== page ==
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Reid’s Laws - RE: Climate Denier

By:
Edward A. Reid Jr.
Posted On:
Apr 11, 2017  at  at 8:27 AM
Category
Climate Change

Mike Godwin, a Washington, DC attorney, propounded “Godwin’s Law” in 1990.

“As an online discussion grows longer, the probability of a comparison involving Nazis or Hitler approaches 1.”

Godwin describes this as an “observational law”, based on his experiences observing and participating in online comment threads.

I hereby propound “Reid’s Law”, which is also an “observational law”; and, arguably, a corollary to Godwin’s Law.

“As an online discussion regarding climate grows longer, the probability of the term “denier” being used approaches 1.”

Reid’s Law has two corollaries:

“The less scientific and the more political a website is, the more probable it is that the term “denier” will appear in an original blog post.”

“The more liberal / progressive a media outlet is, the more probable it is that the term “denier” will appear in an original editorial, opinion piece or news story.”

A Google search of related terms produces the following results:

  •             468,000 hits -- “climate denier”
  •             519,000 hits -- “climate change denier”
  •             184,000 hits -- “anthropogenic climate change denier”
  •             114,000 hits -- “catastrophic anthropogenic climate change denier”

The term “denier” and its variants are most likely to appear in blog posts at websites such as climateprogress.org, desmogblog.org, skepticalscience.org, scienceofdoom.org, scienceblogs.com/stoat and tamino.wordpress.com. However, they also appear in RealClimate.org, the semi-official website of the scientists at the NASA Goddard Institute of Space Studies.

The term “denier” and its variants are most likely to appear in editorials, opinion pieces and news stories in outlets such as the Associated Press, Reuters, The New York Times, The Washington Post, The Los Angeles Times, The Boston Globe, The New Republic, Bloomberg, The Huffington Post, Slate, MSNBC, CNN and NPR/NET.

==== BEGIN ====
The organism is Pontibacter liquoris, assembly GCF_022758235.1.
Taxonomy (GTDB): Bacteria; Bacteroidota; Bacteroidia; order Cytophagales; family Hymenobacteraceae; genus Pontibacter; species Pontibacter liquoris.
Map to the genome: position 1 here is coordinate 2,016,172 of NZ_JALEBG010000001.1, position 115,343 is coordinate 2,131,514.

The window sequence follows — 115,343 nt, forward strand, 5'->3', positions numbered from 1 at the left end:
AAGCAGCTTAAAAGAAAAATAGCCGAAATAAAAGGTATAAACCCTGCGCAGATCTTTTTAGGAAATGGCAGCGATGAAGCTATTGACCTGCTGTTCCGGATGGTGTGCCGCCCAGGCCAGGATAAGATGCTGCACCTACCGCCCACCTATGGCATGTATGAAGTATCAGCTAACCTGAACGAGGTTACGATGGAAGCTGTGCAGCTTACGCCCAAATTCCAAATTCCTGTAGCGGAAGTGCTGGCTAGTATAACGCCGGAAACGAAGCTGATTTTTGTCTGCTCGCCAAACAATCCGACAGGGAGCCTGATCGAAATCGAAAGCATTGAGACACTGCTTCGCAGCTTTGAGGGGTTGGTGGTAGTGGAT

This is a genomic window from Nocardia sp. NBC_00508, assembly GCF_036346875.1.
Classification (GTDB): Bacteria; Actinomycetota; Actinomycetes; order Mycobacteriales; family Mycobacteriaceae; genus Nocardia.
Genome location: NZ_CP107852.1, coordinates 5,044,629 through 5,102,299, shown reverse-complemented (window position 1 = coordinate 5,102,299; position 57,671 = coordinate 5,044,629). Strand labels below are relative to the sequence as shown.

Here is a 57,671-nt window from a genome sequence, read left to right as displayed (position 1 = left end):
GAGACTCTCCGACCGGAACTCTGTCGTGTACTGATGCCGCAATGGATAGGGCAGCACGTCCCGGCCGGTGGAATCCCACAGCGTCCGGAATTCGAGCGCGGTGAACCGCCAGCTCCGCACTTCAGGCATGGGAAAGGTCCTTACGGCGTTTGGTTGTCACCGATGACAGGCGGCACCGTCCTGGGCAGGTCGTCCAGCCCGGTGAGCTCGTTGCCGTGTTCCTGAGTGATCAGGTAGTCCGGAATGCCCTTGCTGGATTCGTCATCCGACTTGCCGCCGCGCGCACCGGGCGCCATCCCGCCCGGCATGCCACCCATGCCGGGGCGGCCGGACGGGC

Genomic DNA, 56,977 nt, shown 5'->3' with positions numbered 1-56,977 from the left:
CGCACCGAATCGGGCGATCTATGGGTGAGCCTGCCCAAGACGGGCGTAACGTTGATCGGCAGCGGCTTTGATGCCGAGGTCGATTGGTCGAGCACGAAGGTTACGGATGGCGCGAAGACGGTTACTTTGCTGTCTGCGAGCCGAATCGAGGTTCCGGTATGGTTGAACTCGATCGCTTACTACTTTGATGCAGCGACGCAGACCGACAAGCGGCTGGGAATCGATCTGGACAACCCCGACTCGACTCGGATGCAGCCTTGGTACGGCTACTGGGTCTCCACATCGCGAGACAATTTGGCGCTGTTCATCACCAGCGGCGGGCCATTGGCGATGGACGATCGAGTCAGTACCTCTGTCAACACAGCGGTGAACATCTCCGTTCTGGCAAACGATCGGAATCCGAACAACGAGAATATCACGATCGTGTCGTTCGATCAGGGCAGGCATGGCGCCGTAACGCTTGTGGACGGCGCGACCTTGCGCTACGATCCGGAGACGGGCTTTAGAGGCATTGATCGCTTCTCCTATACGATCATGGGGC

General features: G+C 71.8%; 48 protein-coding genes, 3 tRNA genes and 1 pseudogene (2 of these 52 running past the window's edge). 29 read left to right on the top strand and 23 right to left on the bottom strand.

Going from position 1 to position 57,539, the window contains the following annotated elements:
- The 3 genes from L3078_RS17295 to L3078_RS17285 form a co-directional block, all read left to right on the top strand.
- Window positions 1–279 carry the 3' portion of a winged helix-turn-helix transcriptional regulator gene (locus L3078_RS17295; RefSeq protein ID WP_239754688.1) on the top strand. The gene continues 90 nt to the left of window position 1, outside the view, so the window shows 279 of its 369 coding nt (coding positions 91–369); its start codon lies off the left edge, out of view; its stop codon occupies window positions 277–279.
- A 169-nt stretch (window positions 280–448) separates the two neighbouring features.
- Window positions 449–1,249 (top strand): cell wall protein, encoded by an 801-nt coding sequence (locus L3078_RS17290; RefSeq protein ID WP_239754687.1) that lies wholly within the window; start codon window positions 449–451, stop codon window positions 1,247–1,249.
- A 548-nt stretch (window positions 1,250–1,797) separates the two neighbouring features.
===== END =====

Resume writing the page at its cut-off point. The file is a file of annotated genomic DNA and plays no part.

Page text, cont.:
The expression “climate denier” is ridiculous on its face, since no person of reasonable intelligence and education believes that the earth does not have a climate. However, this term, the shortest of the variants, is the most common term used, as verified by the results of the Google searches. It is the most convenient “sound bite” or “bumper sticker” accusation. It is also the closest in form to the expression “Holocaust Denier”, which is the image those using the expression “climate denier” wish to evoke.

The expression “climate change denier” is almost equally ridiculous, since any reasonably informed adult or high school student is aware that global climate has changed over the millennia, from ice ages (glacial periods) to inter-glacial periods, such as the current Holocene period. Anyone denying that climate changes is either ignorant or being deceptive.

The expression “anthropogenic climate change denier” is far less frequently used, mostly because it is somewhat awkward and not universally understood. There are people who deny that there is any human influence on climate change, though that position is not easily defensible; and, can be disproven by conducting a relatively simple experiment.

The expression “catastrophic anthropogenic climate change denier”, the least frequently used of the various expressions according to Google, is the expression that comes closest to the reality of climate change skepticism – skepticism that the recent climate change is primarily or exclusively of human origin and would lead to a global climate catastrophe. These are the aspects of the “climate consensus” that are based exclusively on the outputs of climate models which have not been verified and have not demonstrated skill at forecasting future conditions or events.

The term “denier” and its variants have become epithets which avoid the necessity of describing the nuances of climate skepticism, while also taking advantage of the negative implications of “Holocaust Denial” to cast aspersions on those who are genuinely skeptical of the analyses and future scenarios produced by the consensed climate science community. Referring to people as “deniers”, rather than as skeptics, is an attempt to delegitimize their skepticism; and, ultimately, to delegitimize them.

 

Related Article:

Influence of Labeling and Incivility on Climate Change Communication